2

In Mathematica 9, (rm -rf)'s comment that fonts with the extension .otf (aka OpenType) can't be embedded still holds. In addition, I've also noticed that not all fonts with the extension .ttf can be embedded. When choosing a font for your PDF files, it might be best to always test the files in other environments where that font isn't installed.


2

This might help. Here I have a helper function to make the legend into an Inset: plot = Plot[Evaluate[Exp[-4 f] /. {{f -> t}, {f -> t^2}}], {t, 0, 3}, BaseStyle -> {FontSize -> 11, AbsoluteThickness[1.5]}, PlotStyle -> {Blue, Red}, AxesLabel -> {"t"}, PlotLabel -> "Negativity", PlotLegends -> Placed[{"OU", "FBM"}, ...


2

I can confirm that neither Mathematica 10, nor Mathematica 9 will import this file. Your installation is not broken. There is (very likely) nothing you can do to make Mathematica read this file. Your best best is transforming the PDF without changing it visually, then trying to import it again. There are many programs that can do this, including Adobe ...


2

The problem seems to be when the label is rotated. Check this: Export["test.pdf", ListPlot[{1, 2, 3}, Joined -> False, Frame -> True, FrameLabel -> {Rotate["\!\(\*SqrtBox[\(x\)]\)", \[Pi]/2], "\!\(\*SqrtBox[\(y\)]\)"}]] however if you accept unrotated label, you can use: Export["test.pdf", ListPlot[{1, 2, 3}, Joined -> False, ...


1

Edit I was thinking about some automation of your request. With the the following approach you can create a new notebook, show your tables and graphs and save a new notebook as PDF. SetDirectory@NotebookDirectory[]; some Code ... some Code List all global variables, see here: names = Select[Names["Global`*"], Head@Symbol[#] =!= Symbol && ...


1

A similar problem is being discussed in this thread. I'll copy my method of going around it here, in case someone stumbles on this thread through searches. I have been saving a file wit MatrixPlot (using Save As...-> PDF), and have encountered a similar problem. Turns out, MatrixPlot (and similar) data is being exported as a bitmap, which gets ...


1

Actually, the problem is with Mathematica's export, at least with Version 10. I have been saving a file wit MatrixPlot (using Save As...-> PDF), and have encountered the same problem. Turns out, MatrixPlot (and similar) data is being exported as a bitmap, which gets blurred in Adobe Reader 9 (which I have), even if "Smooth line art" and "Smooth images" is ...


1

AFAIK, the only documented options to Export pdf files are "ImageSize", "ImageResolution" and "AllowRasterization", so my answer would be no, natively. You could down-convert the Mathematica pdf file using Ghostscript (I haven't tried that myself) Run["gs -sDEVICE=pdfwrite -dNOPAUSE -dBATCH -dSAFER -dCompatibilityLevel=1.4 -sOutputFile=output.pdf ...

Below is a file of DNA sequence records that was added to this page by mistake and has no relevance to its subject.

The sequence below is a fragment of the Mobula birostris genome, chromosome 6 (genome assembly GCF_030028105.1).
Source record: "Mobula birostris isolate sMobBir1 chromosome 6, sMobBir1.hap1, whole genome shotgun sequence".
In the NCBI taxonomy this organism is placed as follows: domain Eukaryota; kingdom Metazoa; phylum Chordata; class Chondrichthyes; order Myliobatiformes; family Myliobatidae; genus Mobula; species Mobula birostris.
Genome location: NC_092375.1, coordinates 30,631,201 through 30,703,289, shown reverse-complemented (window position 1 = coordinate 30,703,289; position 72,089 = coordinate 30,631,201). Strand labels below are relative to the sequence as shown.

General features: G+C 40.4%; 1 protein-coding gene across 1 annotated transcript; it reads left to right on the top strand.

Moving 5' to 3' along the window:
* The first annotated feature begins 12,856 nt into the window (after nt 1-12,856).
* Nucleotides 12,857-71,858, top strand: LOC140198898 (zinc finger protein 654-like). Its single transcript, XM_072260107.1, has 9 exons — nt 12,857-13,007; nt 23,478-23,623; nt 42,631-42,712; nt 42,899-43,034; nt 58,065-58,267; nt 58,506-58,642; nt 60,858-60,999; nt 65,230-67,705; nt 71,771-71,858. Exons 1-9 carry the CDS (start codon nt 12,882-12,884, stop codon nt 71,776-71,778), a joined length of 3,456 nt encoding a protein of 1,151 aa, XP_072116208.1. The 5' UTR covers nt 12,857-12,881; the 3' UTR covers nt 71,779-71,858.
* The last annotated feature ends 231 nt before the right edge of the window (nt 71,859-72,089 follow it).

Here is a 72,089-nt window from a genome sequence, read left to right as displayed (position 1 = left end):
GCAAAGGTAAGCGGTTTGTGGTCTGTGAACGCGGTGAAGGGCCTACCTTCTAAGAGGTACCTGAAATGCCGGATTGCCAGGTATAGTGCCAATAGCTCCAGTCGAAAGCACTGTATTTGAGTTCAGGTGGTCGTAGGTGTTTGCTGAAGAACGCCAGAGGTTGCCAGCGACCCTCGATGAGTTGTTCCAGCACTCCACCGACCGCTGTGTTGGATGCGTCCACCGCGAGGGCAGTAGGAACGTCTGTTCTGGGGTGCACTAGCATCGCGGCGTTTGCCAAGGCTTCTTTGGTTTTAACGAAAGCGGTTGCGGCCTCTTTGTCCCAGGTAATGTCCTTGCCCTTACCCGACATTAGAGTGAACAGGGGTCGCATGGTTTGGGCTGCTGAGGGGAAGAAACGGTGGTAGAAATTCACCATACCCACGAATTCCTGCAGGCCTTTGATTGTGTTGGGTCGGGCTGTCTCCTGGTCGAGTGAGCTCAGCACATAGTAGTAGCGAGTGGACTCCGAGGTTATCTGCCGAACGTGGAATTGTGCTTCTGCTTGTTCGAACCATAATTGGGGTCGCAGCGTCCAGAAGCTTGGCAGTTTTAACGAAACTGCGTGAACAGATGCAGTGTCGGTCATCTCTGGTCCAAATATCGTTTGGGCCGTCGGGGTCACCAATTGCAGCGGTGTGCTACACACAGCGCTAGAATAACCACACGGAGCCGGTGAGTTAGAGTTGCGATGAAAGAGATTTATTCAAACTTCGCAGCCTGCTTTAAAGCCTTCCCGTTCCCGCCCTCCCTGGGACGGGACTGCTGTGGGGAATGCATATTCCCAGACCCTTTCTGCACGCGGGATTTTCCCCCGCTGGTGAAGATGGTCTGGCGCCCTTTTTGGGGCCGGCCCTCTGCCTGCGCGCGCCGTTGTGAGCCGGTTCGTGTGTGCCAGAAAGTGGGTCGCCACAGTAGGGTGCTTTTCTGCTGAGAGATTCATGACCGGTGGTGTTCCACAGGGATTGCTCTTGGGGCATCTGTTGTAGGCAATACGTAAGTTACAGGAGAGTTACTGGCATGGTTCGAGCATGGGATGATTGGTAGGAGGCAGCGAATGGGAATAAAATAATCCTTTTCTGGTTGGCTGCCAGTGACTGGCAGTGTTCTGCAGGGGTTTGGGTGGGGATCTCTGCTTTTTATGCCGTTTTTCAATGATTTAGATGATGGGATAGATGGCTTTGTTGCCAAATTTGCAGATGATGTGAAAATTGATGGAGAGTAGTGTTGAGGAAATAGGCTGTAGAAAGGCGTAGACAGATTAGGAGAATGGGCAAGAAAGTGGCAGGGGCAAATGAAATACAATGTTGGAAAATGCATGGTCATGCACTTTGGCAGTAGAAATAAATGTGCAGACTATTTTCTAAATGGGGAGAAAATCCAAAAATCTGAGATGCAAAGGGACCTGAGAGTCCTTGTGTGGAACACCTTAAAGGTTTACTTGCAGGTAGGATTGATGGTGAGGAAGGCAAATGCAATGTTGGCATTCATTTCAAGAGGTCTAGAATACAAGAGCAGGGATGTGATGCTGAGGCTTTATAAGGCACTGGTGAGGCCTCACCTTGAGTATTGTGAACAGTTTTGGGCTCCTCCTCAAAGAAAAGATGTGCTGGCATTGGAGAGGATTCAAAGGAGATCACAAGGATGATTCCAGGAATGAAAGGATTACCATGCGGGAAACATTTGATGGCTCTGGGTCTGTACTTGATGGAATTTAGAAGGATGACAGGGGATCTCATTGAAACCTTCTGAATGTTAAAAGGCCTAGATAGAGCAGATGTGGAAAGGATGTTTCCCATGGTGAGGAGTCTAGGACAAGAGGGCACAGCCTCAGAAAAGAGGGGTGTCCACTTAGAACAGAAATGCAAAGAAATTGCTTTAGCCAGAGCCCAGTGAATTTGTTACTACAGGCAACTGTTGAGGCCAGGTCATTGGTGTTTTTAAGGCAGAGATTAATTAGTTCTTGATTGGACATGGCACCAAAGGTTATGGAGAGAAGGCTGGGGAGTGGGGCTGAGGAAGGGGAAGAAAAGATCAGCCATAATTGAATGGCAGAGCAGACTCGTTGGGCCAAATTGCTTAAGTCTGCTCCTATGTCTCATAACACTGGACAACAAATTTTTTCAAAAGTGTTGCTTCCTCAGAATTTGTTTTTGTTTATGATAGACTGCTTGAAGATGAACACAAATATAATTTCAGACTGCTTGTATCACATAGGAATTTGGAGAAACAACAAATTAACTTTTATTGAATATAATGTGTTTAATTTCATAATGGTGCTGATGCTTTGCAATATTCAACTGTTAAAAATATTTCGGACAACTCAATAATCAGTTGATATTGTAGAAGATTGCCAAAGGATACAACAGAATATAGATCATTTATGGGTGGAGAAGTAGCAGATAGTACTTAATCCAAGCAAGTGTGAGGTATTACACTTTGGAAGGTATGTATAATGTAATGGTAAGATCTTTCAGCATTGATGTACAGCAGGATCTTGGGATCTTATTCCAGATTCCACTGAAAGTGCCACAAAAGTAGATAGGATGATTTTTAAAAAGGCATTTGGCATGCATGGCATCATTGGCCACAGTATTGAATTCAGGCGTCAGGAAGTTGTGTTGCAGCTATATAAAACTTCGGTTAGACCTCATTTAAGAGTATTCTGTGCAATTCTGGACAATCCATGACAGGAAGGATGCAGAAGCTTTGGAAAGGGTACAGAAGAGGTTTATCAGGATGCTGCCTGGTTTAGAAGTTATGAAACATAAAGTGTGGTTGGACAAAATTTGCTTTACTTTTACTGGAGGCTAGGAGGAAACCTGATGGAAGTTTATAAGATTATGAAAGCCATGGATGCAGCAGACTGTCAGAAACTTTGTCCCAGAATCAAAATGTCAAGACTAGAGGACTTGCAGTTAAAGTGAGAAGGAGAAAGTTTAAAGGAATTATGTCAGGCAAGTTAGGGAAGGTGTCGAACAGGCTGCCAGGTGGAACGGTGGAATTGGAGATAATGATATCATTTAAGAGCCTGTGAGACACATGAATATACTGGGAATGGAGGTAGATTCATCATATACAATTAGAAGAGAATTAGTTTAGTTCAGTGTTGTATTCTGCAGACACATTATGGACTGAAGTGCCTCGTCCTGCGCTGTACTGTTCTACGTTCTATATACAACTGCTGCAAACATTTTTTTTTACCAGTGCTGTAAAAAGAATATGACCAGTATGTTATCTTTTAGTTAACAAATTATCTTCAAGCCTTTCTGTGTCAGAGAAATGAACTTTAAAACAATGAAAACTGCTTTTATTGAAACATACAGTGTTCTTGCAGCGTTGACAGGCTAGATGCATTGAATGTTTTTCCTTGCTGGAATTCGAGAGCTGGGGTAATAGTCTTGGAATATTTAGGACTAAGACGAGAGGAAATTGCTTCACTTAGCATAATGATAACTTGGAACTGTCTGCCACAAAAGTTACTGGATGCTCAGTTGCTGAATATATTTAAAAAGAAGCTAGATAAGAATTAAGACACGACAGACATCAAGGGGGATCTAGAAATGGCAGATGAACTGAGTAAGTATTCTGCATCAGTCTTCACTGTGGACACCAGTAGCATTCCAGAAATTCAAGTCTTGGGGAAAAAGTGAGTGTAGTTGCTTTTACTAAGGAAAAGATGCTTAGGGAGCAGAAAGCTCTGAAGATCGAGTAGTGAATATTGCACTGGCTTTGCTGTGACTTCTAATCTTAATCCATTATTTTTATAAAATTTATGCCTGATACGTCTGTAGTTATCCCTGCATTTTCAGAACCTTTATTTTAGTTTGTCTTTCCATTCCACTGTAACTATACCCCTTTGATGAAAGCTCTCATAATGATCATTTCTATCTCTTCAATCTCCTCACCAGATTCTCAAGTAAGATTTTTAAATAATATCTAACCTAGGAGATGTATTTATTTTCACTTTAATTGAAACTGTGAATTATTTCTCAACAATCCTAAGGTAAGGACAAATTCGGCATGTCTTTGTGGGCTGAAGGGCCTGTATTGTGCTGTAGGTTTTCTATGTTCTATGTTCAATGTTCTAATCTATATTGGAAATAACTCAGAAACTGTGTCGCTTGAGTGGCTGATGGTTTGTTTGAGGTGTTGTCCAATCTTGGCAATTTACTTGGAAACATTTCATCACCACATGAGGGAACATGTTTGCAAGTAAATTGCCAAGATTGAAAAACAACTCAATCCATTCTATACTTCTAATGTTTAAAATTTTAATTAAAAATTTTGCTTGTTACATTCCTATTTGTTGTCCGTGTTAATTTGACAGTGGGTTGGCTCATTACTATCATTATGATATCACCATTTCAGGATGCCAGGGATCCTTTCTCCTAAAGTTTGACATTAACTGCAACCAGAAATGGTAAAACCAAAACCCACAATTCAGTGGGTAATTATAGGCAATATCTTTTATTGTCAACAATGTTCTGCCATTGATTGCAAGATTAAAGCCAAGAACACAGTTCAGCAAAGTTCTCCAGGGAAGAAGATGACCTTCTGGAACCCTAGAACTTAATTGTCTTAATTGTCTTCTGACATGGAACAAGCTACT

1

Since you mentioned squished axes values when using GraphicsGrid, you can use a combination of ImageSize and BaseStyle--along numerous options to tweak plots and graphics, more info here--within LogLogPlot to achieve the look you want (I haven't experimented with it much but I found font size at 1/20 of image size looks decent). You can also specify the ...


1

If you need to show the points at the arrow tips, you should specify them separately from the specification of the arrows. The points coordinates may be obtained from those of the arrows. Try this: textsize = 16; ah = 0.03; ps1 = 0.5; ps2 = 0.01; lstAr1 = {{{0.0, Sqrt[2]}, {0.35, Sqrt[2]}}, {{-0.1, -Sqrt[2]}, {-0.35, -Sqrt[2]}}, {{2 Pi + 0.1, ...


1

In the command line on linux (I am using fedora 20), try: pdftotext PDFFILE.pdf NEWFILE.txt Then in Mathematica: variable = Import[NEWFILE.txt, #] & /@ {"Element1", "Element2", "Element3", "Element4", "Element5"}; where "Element1..." are the elements obtained by Import [NEWFILE.txt, "Elements"] Then you can examine the variable using part: ...


1

I have found a solution that works but it is OS specific. The following code works on Linux with installed exiftools. A new function is provided (ExportPDF) that takes the same arguments as Export and an optional further argument "title". The PDF is produced with the standard export function and the command line tool exiftool is used to alter the title. If ...